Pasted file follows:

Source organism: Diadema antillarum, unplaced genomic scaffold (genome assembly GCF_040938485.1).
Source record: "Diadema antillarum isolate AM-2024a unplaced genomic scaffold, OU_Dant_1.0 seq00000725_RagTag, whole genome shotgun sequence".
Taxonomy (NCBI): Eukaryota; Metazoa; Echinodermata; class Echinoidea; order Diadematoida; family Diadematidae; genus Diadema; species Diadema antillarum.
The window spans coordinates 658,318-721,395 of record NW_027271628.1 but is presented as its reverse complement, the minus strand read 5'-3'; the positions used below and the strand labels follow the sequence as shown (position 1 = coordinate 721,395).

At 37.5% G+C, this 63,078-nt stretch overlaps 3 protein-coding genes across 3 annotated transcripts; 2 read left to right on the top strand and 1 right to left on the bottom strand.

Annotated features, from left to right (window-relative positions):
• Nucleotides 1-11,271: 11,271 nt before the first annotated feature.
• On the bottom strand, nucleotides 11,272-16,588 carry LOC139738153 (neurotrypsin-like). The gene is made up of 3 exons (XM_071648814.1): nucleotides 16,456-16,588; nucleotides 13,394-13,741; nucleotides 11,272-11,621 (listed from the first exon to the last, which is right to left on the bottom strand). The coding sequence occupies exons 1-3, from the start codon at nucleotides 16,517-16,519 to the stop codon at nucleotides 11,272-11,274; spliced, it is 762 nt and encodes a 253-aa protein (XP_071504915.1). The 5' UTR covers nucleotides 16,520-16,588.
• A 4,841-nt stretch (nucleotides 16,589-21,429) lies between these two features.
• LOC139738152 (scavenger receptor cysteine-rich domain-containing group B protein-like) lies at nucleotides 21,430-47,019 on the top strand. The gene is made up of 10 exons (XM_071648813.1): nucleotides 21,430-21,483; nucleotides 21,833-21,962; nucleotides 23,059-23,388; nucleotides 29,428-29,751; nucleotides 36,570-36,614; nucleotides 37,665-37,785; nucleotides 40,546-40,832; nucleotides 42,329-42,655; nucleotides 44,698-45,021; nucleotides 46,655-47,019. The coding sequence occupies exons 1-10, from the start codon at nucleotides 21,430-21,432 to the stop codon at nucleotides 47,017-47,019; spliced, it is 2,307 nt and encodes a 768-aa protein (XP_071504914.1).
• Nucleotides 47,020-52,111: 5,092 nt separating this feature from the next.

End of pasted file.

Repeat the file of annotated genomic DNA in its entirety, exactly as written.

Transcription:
Source organism: Diadema antillarum, unplaced genomic scaffold (genome assembly GCF_040938485.1).
Source record: "Diadema antillarum isolate AM-2024a unplaced genomic scaffold, OU_Dant_1.0 seq00000725_RagTag, whole genome shotgun sequence".
Taxonomy (NCBI): Eukaryota; Metazoa; Echinodermata; class Echinoidea; order Diadematoida; family Diadematidae; genus Diadema; species Diadema antillarum.
The window spans coordinates 658,318-721,395 of record NW_027271628.1 but is presented as its reverse complement, the minus strand read 5'-3'; the positions used below and the strand labels follow the sequence as shown (position 1 = coordinate 721,395).

At 37.5% G+C, this 63,078-nt stretch overlaps 3 protein-coding genes across 3 annotated transcripts; 2 read left to right on the top strand and 1 right to left on the bottom strand.

Annotated features, from left to right (window-relative positions):
• Nucleotides 1-11,271: 11,271 nt before the first annotated feature.
• On the bottom strand, nucleotides 11,272-16,588 carry LOC139738153 (neurotrypsin-like). The gene is made up of 3 exons (XM_071648814.1): nucleotides 16,456-16,588; nucleotides 13,394-13,741; nucleotides 11,272-11,621 (listed from the first exon to the last, which is right to left on the bottom strand). The coding sequence occupies exons 1-3, from the start codon at nucleotides 16,517-16,519 to the stop codon at nucleotides 11,272-11,274; spliced, it is 762 nt and encodes a 253-aa protein (XP_071504915.1). The 5' UTR covers nucleotides 16,520-16,588.
• A 4,841-nt stretch (nucleotides 16,589-21,429) lies between these two features.
• LOC139738152 (scavenger receptor cysteine-rich domain-containing group B protein-like) lies at nucleotides 21,430-47,019 on the top strand. The gene is made up of 10 exons (XM_071648813.1): nucleotides 21,430-21,483; nucleotides 21,833-21,962; nucleotides 23,059-23,388; nucleotides 29,428-29,751; nucleotides 36,570-36,614; nucleotides 37,665-37,785; nucleotides 40,546-40,832; nucleotides 42,329-42,655; nucleotides 44,698-45,021; nucleotides 46,655-47,019. The coding sequence occupies exons 1-10, from the start codon at nucleotides 21,430-21,432 to the stop codon at nucleotides 47,017-47,019; spliced, it is 2,307 nt and encodes a 768-aa protein (XP_071504914.1).
• Nucleotides 47,020-52,111: 5,092 nt separating this feature from the next.